Get access

Depressive symptoms, suicidal ideation and acne: a study of male Finnish conscripts

Authors


*Corresponding author, LMH Rehn, Helsinki City Health Center, Department of Psychiatry, Helsinki, Finland, tel. +358 93 104 9950; fax +358 93 104 9968; E-mail: laura.rehn@hel.fi

Abstract

Objective  To investigate the association among acne, depressive symptoms and suicidal ideation in Finnish male military conscripts.

Methods  Consecutive 165 acne patients and 150 patients with mild knee symptoms for comparison were enrolled in the study conducted in the Central Military Hospital, Helsinki, Finland. They filled out the following questionnaires: General Health Questionnaire (GHQ-12), Beck Depression Inventory (BDI), Alcohol Use Disorders Identification Test and Rosenberg Self-Esteem Scale. The Leeds acne grading scale was used to estimate the severity of acne.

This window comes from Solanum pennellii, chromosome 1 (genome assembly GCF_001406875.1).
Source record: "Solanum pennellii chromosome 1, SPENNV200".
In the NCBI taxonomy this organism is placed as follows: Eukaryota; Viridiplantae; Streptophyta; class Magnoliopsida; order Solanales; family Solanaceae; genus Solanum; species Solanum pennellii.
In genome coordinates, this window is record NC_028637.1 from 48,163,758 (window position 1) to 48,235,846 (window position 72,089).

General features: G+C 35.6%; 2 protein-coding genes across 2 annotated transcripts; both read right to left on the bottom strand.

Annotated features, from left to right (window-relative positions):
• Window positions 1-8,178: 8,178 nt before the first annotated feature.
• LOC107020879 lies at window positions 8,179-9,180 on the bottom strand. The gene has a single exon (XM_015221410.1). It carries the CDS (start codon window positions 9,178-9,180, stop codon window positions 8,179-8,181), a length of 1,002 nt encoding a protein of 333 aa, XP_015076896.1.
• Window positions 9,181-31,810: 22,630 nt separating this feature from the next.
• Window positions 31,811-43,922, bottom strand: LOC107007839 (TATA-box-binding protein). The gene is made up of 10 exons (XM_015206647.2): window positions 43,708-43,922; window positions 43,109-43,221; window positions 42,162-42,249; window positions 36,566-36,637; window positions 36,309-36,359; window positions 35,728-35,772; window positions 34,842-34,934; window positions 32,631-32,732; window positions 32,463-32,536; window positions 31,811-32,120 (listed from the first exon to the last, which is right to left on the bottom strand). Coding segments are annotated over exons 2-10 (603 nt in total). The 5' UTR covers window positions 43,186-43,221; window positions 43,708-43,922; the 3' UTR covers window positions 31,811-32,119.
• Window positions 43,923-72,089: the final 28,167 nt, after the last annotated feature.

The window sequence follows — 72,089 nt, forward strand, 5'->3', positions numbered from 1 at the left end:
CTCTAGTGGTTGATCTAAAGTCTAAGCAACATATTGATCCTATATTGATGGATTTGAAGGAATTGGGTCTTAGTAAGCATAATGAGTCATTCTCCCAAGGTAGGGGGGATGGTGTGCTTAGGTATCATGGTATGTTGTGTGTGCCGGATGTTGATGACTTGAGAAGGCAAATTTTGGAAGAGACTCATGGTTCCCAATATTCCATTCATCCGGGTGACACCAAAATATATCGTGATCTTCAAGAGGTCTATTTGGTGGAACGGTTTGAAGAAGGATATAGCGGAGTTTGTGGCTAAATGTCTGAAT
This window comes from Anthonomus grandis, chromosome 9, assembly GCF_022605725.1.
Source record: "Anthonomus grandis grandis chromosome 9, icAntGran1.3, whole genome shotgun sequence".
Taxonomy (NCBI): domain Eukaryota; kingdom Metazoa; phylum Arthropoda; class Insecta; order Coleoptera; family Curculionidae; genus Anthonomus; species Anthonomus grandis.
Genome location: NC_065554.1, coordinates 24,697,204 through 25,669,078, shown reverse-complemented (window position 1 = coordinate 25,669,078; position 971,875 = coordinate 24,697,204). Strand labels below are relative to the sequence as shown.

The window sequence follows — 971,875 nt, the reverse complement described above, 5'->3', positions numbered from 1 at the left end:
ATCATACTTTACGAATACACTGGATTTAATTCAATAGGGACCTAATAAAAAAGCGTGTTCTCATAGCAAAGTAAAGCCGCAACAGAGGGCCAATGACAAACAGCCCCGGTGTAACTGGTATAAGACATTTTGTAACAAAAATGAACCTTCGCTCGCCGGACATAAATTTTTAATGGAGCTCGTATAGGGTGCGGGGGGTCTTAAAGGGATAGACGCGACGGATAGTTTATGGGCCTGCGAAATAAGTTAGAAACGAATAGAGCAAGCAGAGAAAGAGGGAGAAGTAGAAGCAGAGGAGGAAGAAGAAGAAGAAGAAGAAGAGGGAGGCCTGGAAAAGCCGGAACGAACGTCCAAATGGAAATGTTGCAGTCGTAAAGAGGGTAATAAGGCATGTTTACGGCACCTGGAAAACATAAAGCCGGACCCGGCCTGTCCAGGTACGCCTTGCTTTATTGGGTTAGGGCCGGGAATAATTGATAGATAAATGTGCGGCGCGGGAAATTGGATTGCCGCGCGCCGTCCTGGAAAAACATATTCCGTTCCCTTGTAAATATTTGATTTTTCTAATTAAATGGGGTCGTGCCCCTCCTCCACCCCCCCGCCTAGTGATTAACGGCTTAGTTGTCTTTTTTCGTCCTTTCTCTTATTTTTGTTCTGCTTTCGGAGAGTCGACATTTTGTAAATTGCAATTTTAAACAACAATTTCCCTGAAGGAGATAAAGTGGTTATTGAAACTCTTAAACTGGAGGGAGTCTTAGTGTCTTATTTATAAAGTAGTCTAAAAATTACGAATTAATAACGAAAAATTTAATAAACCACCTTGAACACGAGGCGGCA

Results  Sixteen (9.7%) acne patients and 20 (13.3%) comparison patients had at least moderate level of depressive symptoms (BDI score  10; P > 0.05, between groups). Suicidal ideation (BDI suicidal item score  1) was reported by 24 (14.5%) acne patients and 16 (10.7%) comparison patients (P > 0.05, between groups). When comparing the mild facial acne patients (Leeds score 0–3) with those with moderate-severe facial acne (Leeds score  4), there were no statistical differences in depressive symptoms (9.5% vs. 10.0%) or suicidal ideation (13.7% vs. 15.7%). No linear relationship was observed between the BDI and facial Leeds scores (P > 0.05). Risk factors for suicidal ideation among the acne patients were depression and alcohol risk use.

Conclusion  Young male patients with acne do not suffer more depressive symptoms or suicidal ideation than patients with mild knee symptoms, and the severity of acne is not associated with the presence of depressive symptoms. The risk factors for suicidal ideation among acne patients seem to be similar to those found in the general population.

Ancillary